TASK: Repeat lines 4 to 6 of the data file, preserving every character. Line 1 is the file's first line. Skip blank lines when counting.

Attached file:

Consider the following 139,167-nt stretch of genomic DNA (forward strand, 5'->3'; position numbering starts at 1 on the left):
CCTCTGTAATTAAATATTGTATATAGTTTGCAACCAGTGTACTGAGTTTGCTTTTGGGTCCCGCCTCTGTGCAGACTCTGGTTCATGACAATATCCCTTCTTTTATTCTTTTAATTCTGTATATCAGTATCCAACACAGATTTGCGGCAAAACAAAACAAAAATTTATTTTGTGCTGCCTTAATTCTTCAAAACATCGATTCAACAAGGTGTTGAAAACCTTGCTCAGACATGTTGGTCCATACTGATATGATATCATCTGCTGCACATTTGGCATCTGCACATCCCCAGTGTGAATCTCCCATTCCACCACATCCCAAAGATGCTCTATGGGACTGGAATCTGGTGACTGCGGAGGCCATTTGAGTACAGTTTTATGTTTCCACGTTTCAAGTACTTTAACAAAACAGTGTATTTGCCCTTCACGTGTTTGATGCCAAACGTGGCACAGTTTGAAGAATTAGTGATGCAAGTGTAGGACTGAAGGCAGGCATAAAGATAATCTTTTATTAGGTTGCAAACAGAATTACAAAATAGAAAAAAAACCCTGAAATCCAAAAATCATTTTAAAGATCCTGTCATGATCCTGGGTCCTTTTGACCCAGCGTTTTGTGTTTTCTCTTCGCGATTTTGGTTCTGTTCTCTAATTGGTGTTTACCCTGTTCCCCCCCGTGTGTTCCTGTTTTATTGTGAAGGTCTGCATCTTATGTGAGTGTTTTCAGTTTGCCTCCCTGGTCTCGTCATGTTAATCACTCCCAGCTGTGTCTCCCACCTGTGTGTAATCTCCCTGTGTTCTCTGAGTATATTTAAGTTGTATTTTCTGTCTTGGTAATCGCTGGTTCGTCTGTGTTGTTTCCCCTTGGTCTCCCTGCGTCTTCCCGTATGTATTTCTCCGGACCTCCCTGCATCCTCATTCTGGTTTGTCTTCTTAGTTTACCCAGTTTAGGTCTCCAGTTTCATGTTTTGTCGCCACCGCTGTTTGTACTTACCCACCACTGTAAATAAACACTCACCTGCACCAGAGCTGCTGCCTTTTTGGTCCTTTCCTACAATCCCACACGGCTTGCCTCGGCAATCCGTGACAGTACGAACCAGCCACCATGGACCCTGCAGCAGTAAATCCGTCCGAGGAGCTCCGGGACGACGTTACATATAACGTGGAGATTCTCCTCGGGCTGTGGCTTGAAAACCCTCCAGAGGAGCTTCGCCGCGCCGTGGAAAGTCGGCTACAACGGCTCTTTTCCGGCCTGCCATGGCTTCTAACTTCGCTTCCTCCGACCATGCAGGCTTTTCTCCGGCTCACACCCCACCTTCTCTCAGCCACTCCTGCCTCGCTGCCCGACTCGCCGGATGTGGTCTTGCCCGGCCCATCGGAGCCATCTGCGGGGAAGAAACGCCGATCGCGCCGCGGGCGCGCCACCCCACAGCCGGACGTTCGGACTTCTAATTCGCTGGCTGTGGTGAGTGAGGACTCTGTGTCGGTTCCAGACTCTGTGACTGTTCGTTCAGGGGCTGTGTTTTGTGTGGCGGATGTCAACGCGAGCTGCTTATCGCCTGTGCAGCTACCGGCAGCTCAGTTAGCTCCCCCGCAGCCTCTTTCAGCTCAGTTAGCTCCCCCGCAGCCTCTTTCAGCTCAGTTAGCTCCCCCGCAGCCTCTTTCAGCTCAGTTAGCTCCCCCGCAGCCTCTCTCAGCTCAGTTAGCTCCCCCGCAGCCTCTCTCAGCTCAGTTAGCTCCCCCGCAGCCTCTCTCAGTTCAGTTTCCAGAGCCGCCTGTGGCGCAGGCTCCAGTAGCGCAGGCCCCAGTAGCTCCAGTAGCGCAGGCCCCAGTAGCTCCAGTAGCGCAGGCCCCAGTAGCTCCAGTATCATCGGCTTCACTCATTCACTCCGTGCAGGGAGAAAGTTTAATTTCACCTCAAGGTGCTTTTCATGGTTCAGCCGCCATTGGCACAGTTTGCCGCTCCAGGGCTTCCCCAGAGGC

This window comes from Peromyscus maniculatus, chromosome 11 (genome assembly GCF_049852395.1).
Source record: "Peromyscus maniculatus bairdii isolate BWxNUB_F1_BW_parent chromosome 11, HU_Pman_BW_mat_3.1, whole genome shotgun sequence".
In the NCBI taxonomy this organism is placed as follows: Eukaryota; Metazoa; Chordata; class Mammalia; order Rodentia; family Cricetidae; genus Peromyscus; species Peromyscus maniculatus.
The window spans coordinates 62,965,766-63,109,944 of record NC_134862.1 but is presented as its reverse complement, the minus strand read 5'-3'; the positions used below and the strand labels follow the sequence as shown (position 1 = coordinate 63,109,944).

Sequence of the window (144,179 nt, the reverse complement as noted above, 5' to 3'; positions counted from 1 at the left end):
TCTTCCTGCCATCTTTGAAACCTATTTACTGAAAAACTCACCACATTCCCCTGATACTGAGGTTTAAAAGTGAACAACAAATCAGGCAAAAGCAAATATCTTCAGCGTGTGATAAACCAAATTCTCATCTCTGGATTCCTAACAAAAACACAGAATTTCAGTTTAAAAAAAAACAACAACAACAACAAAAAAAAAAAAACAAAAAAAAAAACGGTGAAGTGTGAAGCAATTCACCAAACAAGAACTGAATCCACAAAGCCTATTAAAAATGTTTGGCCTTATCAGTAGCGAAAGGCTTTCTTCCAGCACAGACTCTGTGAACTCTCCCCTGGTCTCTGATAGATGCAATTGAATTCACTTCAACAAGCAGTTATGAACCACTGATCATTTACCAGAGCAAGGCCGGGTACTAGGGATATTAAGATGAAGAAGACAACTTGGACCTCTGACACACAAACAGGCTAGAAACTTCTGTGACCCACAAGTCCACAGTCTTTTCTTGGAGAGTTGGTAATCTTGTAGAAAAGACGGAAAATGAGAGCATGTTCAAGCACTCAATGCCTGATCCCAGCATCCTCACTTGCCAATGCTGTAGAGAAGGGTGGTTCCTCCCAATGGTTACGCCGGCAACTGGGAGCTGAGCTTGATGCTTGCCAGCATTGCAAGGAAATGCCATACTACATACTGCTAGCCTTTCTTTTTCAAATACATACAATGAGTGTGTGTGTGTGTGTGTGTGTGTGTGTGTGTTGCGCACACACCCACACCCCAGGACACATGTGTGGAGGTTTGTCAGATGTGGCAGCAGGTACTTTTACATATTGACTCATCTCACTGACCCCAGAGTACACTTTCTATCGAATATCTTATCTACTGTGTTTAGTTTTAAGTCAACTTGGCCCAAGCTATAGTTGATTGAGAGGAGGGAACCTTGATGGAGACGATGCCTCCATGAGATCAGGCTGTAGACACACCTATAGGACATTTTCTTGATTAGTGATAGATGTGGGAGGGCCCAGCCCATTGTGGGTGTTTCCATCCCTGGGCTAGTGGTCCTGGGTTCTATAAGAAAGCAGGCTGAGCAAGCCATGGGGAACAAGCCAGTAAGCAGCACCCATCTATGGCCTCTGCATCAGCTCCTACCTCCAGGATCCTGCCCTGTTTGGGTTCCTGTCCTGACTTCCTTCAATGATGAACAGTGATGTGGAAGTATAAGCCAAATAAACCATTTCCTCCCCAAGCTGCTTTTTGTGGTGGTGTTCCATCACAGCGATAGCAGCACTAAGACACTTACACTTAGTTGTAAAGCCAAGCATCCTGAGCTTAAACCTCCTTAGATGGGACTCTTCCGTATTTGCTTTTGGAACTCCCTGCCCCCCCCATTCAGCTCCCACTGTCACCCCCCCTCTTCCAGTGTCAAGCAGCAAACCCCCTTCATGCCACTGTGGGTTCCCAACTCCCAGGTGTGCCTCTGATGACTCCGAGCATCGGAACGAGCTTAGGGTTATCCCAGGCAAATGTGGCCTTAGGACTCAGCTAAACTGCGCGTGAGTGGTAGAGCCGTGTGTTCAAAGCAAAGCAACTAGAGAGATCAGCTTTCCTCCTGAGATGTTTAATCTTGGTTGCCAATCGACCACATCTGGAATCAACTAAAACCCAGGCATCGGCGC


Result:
Source record: "Peromyscus maniculatus bairdii isolate BWxNUB_F1_BW_parent chromosome 11, HU_Pman_BW_mat_3.1, whole genome shotgun sequence".
In the NCBI taxonomy this organism is placed as follows: Eukaryota; Metazoa; Chordata; class Mammalia; order Rodentia; family Cricetidae; genus Peromyscus; species Peromyscus maniculatus.
The window spans coordinates 62,965,766-63,109,944 of record NC_134862.1 but is presented as its reverse complement, the minus strand read 5'-3'; the positions used below and the strand labels follow the sequence as shown (position 1 = coordinate 63,109,944).